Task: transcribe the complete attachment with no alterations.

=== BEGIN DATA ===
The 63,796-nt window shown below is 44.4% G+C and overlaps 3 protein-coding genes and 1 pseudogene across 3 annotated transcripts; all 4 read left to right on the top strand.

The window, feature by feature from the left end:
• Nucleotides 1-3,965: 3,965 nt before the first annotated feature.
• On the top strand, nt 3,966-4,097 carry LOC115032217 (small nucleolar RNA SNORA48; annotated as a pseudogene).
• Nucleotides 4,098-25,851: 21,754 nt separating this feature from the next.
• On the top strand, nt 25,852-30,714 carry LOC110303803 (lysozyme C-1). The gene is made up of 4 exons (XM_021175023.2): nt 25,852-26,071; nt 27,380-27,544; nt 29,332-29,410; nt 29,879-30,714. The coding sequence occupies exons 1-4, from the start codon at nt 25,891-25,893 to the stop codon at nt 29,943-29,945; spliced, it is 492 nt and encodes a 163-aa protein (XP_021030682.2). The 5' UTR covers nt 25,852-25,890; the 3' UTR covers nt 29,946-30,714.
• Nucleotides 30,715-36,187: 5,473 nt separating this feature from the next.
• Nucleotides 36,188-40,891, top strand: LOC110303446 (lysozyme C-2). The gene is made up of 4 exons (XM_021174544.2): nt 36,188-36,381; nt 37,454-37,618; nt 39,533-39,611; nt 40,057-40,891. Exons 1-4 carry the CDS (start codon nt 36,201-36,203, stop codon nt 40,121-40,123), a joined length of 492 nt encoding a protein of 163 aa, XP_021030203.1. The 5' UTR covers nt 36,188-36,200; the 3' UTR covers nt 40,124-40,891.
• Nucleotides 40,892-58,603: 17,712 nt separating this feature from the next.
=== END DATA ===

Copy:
The 63,796-nt window shown below is 44.4% G+C and overlaps 3 protein-coding genes and 1 pseudogene across 3 annotated transcripts; all 4 read left to right on the top strand.

The window, feature by feature from the left end:
• Nucleotides 1-3,965: 3,965 nt before the first annotated feature.
• On the top strand, nt 3,966-4,097 carry LOC115032217 (small nucleolar RNA SNORA48; annotated as a pseudogene).
• Nucleotides 4,098-25,851: 21,754 nt separating this feature from the next.
• On the top strand, nt 25,852-30,714 carry LOC110303803 (lysozyme C-1). The gene is made up of 4 exons (XM_021175023.2): nt 25,852-26,071; nt 27,380-27,544; nt 29,332-29,410; nt 29,879-30,714. The coding sequence occupies exons 1-4, from the start codon at nt 25,891-25,893 to the stop codon at nt 29,943-29,945; spliced, it is 492 nt and encodes a 163-aa protein (XP_021030682.2). The 5' UTR covers nt 25,852-25,890; the 3' UTR covers nt 29,946-30,714.
• Nucleotides 30,715-36,187: 5,473 nt separating this feature from the next.
• Nucleotides 36,188-40,891, top strand: LOC110303446 (lysozyme C-2). The gene is made up of 4 exons (XM_021174544.2): nt 36,188-36,381; nt 37,454-37,618; nt 39,533-39,611; nt 40,057-40,891. Exons 1-4 carry the CDS (start codon nt 36,201-36,203, stop codon nt 40,121-40,123), a joined length of 492 nt encoding a protein of 163 aa, XP_021030203.1. The 5' UTR covers nt 36,188-36,200; the 3' UTR covers nt 40,124-40,891.
• Nucleotides 40,892-58,603: 17,712 nt separating this feature from the next.